I’ve always believed that in order to be better at anything, I needed to look towards those who are the best in their fields. I needed to read material above my intellect, wrangle with prose until I understood what the author was trying to say, slog through story lines that were miserable and depressing. It finally hit me, I don’t enjoy the books that I’ve been reading. I don’t want to write miserable navel-gazing buckets of guts. I don’t want someone to get to the end of my novel and realize that they need a drink, a rope and a chair. I don’t want someone to read my novel and say “What the hell? I just read 600 pages and nothing happened.”
I wanted so desperately to be something I am not and the words, which I poured out onto the pages were these disappointing, rather stupid children. Why would I expect to write that which I found little joy in reading? Why would I want to imitate authors who I found pedantic and arrogant, writing post-modern, avante garde, experimental bullshit that was more irritating than enlightening. I understand subjectivity, but I was in denial that I am the masses. I am a sheep. I am a pedestrian proletariat with a touch of vulgarity and a smidge of mediocrity. I am all the things that people get called when they just don’t get it.
I like to look at paintings of landscapes, not melting vaginas in the desert. I like music that I can sing to and orchestral pieces that are harmonic. I like a damned good story in language that flows. It doesn’t need to sweat me or make me travel through every minutiae of a character’s day. I don’t need to re-read passages ten times trying to figure out who the hell the dialogue is attributed to and why it’s suddenly daylight.
This is a particular cruelty of self-awareness. You know what you don’t know. You know what you can’t do. You know what you aren’t. Perhaps it was my working class upbringing that has made me so ridiculously sensitive about being perceived as anything less than brilliant. Which is odd, as I have never been described as brilliant. Maybe it’s that I decided to make a deliberate run at this writing thing. Maybe it’s because I’m scared to death that this thing I thought I would always be was a delusion and I’m going to fail so big that it will break me.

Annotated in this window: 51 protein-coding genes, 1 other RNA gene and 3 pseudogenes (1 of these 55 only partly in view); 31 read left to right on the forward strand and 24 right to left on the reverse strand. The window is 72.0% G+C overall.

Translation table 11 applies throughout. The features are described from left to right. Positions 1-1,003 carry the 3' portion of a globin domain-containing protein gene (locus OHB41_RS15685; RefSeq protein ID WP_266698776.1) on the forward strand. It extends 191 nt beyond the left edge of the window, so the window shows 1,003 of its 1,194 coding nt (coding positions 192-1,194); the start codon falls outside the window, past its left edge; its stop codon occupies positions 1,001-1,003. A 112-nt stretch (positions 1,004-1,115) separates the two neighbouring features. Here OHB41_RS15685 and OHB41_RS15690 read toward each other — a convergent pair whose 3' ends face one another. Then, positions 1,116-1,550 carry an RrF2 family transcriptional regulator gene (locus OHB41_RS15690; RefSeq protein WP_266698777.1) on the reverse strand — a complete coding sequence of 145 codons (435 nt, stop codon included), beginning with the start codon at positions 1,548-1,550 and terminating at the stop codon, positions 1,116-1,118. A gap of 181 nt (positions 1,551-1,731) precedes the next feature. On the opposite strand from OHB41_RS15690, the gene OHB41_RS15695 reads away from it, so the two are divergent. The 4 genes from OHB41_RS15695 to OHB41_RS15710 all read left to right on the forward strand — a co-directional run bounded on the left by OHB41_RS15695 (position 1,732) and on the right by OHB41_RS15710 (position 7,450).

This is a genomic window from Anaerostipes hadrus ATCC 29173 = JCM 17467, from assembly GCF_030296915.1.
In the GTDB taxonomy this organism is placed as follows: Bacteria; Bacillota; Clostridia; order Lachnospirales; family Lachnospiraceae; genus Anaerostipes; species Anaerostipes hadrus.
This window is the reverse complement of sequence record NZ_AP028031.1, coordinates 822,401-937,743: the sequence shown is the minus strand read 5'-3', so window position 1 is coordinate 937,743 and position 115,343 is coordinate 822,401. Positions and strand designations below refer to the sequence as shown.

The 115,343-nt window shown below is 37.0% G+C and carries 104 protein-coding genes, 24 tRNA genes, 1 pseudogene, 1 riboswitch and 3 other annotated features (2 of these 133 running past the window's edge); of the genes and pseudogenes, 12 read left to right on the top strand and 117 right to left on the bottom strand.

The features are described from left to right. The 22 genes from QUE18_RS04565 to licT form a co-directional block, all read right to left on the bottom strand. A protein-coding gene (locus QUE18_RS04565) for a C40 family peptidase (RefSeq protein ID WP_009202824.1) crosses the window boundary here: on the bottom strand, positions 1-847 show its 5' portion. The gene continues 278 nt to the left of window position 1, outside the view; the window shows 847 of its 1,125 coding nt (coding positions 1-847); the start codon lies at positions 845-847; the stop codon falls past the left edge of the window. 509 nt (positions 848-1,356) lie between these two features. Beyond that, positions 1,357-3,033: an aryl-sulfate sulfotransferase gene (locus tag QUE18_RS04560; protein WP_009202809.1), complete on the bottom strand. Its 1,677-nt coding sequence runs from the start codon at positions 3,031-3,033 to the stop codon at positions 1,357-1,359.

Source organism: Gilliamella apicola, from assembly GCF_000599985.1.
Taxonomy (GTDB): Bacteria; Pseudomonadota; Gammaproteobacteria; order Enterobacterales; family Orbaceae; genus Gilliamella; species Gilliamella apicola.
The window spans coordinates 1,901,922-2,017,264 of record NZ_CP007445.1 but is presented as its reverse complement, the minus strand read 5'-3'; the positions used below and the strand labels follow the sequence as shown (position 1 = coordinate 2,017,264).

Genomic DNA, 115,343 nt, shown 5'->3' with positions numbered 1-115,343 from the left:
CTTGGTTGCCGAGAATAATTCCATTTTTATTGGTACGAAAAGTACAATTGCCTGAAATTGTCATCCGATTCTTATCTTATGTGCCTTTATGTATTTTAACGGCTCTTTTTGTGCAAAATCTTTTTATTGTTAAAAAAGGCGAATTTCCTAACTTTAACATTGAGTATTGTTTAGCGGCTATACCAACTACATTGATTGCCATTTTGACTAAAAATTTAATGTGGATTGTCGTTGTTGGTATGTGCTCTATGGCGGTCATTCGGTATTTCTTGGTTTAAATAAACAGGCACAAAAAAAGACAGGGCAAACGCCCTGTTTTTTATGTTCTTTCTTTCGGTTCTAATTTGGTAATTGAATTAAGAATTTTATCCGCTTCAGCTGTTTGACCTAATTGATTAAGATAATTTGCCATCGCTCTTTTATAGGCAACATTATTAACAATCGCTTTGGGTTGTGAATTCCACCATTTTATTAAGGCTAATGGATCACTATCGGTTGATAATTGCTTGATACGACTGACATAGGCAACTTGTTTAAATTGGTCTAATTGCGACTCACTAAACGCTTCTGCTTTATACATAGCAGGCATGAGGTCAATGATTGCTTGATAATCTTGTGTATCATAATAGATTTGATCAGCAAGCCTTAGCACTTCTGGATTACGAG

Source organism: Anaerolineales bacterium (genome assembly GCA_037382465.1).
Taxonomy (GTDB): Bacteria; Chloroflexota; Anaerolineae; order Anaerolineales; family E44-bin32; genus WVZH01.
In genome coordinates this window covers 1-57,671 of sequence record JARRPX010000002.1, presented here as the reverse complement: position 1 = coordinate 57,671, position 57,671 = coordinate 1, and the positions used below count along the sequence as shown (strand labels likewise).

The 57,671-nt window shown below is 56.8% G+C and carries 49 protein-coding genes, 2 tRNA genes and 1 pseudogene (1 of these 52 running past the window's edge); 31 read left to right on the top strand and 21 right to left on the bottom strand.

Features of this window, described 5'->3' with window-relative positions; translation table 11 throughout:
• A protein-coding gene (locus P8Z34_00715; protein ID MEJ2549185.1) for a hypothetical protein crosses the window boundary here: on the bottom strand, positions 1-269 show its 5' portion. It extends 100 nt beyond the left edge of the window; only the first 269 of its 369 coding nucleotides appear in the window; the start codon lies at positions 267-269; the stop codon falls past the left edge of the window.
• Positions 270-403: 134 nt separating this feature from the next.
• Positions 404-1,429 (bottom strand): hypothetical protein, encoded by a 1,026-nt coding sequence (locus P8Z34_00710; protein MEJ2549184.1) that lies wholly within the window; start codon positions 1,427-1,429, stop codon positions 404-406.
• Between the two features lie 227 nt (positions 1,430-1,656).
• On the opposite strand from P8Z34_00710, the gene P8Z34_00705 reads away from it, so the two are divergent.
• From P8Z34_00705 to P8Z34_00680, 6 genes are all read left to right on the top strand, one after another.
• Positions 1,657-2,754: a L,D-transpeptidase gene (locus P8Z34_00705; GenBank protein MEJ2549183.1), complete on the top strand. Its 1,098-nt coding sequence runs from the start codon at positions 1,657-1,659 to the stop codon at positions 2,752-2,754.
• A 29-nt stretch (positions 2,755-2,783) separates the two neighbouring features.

This is an epiphany of sorts. We all carry preconceived notions, prejudices and beliefs and as a friend of mine has reminded me “Just because we think it, doesn’t mean it’s true.” Truth has become a priority in my life. And like a true navel-gazer, truth must start with being honest with myself. And letting go of the idea of best and perfection and greatness. Those things were likely never within my reach.
I am a writer. I have stories to tell. I hope that someday, someone will read and enjoy them. The end.
Write your story. Screw literary punditry.
P.S. Some of the great writers seem like real wankers.
The ink that flows is the milk of a million ideas, released with every scratch across the page. All sage words live within it, it is an extension of my expression. All painful memories come in torrents of her indigo flow. I can show you my pain with each strain of her nib. Give me a pen, and you’ve given me freedom! For no soul can be sequestered when a writer writes. Every sight they have seen is given in return all in remittance for the gift of a fine pen!